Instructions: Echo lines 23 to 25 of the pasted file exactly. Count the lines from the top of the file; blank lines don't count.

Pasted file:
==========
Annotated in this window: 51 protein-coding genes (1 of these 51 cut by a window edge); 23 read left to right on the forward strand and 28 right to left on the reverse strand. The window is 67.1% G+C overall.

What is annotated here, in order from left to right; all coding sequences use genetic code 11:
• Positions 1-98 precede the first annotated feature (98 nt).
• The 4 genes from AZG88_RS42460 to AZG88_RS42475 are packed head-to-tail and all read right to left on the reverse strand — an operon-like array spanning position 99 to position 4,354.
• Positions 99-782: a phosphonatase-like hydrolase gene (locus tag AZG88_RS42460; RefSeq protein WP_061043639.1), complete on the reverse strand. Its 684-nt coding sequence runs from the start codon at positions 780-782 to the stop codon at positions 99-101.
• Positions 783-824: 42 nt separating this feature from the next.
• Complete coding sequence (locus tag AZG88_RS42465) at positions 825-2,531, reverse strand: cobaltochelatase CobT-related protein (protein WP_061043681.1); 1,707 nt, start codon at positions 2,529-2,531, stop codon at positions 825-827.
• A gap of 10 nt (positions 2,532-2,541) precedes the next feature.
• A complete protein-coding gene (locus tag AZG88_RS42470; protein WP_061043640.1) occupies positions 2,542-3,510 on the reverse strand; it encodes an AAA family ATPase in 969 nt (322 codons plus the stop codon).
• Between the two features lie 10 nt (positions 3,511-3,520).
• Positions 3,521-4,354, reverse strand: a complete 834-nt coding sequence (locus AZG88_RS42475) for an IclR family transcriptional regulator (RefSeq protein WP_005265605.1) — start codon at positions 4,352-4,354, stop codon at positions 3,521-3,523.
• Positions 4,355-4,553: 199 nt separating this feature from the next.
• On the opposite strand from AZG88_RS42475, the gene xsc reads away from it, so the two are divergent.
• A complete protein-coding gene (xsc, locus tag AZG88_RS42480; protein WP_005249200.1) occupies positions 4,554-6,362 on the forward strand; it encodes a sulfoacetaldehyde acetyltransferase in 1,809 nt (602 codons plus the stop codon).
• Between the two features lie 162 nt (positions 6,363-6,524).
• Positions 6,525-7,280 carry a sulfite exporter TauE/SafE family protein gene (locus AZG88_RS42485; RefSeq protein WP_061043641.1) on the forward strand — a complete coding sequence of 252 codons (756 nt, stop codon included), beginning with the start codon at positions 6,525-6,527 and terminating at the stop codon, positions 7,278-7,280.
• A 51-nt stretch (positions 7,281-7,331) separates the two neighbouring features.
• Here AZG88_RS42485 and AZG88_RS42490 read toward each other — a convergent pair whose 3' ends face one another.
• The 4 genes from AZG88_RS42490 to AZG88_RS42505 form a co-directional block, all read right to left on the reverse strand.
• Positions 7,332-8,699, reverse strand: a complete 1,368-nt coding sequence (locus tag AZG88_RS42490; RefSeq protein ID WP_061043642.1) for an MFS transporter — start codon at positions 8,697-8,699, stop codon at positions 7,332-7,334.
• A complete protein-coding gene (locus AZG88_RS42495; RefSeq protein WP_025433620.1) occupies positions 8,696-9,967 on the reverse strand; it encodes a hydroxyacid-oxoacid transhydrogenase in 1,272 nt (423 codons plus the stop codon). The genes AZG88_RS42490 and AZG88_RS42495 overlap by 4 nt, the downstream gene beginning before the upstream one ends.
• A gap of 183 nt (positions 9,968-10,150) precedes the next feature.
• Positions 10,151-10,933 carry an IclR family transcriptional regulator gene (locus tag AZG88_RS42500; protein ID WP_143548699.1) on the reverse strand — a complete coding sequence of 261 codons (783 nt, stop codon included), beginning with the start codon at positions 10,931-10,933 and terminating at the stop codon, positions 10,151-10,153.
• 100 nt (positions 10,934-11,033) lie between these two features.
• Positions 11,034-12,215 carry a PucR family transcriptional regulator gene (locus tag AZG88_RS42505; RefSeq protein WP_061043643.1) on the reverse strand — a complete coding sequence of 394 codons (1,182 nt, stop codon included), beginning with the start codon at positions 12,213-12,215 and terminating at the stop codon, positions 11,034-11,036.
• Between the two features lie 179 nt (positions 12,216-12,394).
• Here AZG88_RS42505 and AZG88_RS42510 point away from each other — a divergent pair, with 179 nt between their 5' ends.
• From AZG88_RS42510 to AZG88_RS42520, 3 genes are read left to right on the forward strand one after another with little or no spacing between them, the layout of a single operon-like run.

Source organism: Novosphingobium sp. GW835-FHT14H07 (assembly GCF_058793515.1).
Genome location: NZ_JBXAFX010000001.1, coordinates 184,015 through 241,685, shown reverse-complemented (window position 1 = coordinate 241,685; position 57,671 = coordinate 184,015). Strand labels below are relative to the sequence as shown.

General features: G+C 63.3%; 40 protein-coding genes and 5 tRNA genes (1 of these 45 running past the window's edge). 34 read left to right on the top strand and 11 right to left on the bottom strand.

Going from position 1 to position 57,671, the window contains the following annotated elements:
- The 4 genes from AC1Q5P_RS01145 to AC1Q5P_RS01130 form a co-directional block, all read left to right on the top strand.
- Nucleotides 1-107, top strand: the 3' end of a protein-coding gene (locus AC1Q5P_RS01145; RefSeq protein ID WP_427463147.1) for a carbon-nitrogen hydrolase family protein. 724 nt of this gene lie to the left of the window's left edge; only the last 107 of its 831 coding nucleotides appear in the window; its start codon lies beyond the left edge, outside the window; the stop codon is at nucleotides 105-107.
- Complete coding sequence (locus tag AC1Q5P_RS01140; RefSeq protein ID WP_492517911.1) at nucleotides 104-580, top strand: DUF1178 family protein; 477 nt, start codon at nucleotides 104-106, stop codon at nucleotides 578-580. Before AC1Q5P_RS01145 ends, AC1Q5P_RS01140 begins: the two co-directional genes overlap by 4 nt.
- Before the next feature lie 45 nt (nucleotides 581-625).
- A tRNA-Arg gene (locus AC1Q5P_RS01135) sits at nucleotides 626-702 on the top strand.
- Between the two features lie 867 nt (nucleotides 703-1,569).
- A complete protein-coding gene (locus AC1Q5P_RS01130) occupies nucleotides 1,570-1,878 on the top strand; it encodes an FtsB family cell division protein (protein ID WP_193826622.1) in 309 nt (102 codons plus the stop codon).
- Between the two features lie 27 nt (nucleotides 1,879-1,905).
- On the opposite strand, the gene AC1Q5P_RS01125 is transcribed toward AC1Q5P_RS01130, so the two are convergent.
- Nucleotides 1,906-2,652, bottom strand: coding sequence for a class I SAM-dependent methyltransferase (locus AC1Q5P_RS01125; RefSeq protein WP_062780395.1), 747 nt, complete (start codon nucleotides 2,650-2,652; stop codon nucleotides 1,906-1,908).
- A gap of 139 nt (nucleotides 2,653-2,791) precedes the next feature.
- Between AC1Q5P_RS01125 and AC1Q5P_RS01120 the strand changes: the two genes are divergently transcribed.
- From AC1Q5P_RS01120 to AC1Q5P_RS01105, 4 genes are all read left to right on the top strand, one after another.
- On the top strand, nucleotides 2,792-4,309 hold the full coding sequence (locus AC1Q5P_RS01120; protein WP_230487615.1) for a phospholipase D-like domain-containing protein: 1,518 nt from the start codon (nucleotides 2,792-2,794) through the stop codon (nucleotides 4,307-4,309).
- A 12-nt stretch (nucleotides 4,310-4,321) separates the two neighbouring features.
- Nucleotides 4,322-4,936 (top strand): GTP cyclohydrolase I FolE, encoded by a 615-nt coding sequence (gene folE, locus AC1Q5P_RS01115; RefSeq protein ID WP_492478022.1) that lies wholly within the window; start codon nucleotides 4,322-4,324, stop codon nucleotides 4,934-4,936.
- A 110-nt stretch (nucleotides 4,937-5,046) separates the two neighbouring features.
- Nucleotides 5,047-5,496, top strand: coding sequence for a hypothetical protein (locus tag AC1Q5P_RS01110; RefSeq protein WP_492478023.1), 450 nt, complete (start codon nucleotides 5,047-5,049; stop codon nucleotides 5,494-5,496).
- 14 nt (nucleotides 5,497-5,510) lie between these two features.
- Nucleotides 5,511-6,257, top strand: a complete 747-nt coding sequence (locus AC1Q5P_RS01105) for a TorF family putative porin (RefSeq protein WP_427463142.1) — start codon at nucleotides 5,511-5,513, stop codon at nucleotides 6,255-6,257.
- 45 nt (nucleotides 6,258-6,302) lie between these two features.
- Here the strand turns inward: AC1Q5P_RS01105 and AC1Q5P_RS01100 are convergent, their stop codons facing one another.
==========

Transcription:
• Positions 10,151-10,933 carry an IclR family transcriptional regulator gene (locus tag AZG88_RS42500; protein ID WP_143548699.1) on the reverse strand — a complete coding sequence of 261 codons (783 nt, stop codon included), beginning with the start codon at positions 10,931-10,933 and terminating at the stop codon, positions 10,151-10,153.
• 100 nt (positions 10,934-11,033) lie between these two features.
• Positions 11,034-12,215 carry a PucR family transcriptional regulator gene (locus tag AZG88_RS42505; RefSeq protein WP_061043643.1) on the reverse strand — a complete coding sequence of 394 codons (1,182 nt, stop codon included), beginning with the start codon at positions 12,213-12,215 and terminating at the stop codon, positions 11,034-11,036.